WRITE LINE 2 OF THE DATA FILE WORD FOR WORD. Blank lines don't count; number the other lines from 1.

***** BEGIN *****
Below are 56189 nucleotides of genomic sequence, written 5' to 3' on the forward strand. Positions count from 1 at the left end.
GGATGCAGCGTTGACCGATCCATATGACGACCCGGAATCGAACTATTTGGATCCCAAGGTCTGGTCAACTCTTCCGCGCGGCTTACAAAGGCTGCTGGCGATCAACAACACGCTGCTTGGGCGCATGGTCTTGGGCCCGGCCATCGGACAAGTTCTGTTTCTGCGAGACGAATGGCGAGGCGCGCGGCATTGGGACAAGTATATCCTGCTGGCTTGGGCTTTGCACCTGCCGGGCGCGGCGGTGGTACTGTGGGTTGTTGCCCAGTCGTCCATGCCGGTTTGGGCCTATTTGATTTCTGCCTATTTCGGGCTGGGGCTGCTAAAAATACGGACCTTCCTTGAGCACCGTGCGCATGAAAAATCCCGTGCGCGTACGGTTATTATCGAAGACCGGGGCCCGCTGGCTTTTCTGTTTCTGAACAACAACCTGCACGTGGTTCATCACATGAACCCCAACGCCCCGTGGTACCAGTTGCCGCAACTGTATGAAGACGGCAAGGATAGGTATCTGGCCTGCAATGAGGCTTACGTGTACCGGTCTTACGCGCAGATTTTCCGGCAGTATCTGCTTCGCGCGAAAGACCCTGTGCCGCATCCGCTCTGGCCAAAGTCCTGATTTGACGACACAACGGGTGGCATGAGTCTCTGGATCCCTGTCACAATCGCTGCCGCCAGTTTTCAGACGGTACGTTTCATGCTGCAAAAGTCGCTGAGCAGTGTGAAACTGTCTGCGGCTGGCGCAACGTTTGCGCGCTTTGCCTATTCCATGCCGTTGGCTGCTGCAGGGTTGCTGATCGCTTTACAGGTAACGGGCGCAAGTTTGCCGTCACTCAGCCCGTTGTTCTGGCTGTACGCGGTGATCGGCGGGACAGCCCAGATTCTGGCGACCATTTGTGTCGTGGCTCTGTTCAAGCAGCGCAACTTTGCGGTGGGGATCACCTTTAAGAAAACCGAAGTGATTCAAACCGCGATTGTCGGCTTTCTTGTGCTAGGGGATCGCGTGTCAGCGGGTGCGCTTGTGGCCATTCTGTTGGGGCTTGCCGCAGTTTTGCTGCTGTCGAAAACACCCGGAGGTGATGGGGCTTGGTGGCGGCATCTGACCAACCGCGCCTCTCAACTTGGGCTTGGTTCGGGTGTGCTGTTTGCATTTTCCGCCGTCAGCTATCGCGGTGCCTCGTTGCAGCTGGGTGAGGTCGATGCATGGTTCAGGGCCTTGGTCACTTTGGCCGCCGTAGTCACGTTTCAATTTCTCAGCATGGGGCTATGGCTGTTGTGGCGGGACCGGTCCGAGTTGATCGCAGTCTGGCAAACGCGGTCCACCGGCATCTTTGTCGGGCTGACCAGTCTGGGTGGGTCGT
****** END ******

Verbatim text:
GGATGCAGCGTTGACCGATCCATATGACGACCCGGAATCGAACTATTTGGATCCCAAGGTCTGGTCAACTCTTCCGCGCGGCTTACAAAGGCTGCTGGCGATCAACAACACGCTGCTTGGGCGCATGGTCTTGGGCCCGGCCATCGGACAAGTTCTGTTTCTGCGAGACGAATGGCGAGGCGCGCGGCATTGGGACAAGTATATCCTGCTGGCTTGGGCTTTGCACCTGCCGGGCGCGGCGGTGGTACTGTGGGTTGTTGCCCAGTCGTCCATGCCGGTTTGGGCCTATTTGATTTCTGCCTATTTCGGGCTGGGGCTGCTAAAAATACGGACCTTCCTTGAGCACCGTGCGCATGAAAAATCCCGTGCGCGTACGGTTATTATCGAAGACCGGGGCCCGCTGGCTTTTCTGTTTCTGAACAACAACCTGCACGTGGTTCATCACATGAACCCCAACGCCCCGTGGTACCAGTTGCCGCAACTGTATGAAGACGGCAAGGATAGGTATCTGGCCTGCAATGAGGCTTACGTGTACCGGTCTTACGCGCAGATTTTCCGGCAGTATCTGCTTCGCGCGAAAGACCCTGTGCCGCATCCGCTCTGGCCAAAGTCCTGATTTGACGACACAACGGGTGGCATGAGTCTCTGGATCCCTGTCACAATCGCTGCCGCCAGTTTTCAGACGGTACGTTTCATGCTGCAAAAGTCGCTGAGCAGTGTGAAACTGTCTGCGGCTGGCGCAACGTTTGCGCGCTTTGCCTATTCCATGCCGTTGGCTGCTGCAGGGTTGCTGATCGCTTTACAGGTAACGGGCGCAAGTTTGCCGTCACTCAGCCCGTTGTTCTGGCTGTACGCGGTGATCGGCGGGACAGCCCAGATTCTGGCGACCATTTGTGTCGTGGCTCTGTTCAAGCAGCGCAACTTTGCGGTGGGGATCACCTTTAAGAAAACCGAAGTGATTCAAACCGCGATTGTCGGCTTTCTTGTGCTAGGGGATCGCGTGTCAGCGGGTGCGCTTGTGGCCATTCTGTTGGGGCTTGCCGCAGTTTTGCTGCTGTCGAAAACACCCGGAGGTGATGGGGCTTGGTGGCGGCATCTGACCAACCGCGCCTCTCAACTTGGGCTTGGTTCGGGTGTGCTGTTTGCATTTTCCGCCGTCAGCTATCGCGGTGCCTCGTTGCAGCTGGGTGAGGTCGATGCATGGTTCAGGGCCTTGGTCACTTTGGCCGCCGTAGTCACGTTTCAATTTCTCAGCATGGGGCTATGGCTGTTGTGGCGGGACCGGTCCGAGTTGATCGCAGTCTGGCAAACGCGGTCCACCGGCATCTTTGTCGGGCTGACCAGTCTGGGTGGGTCGT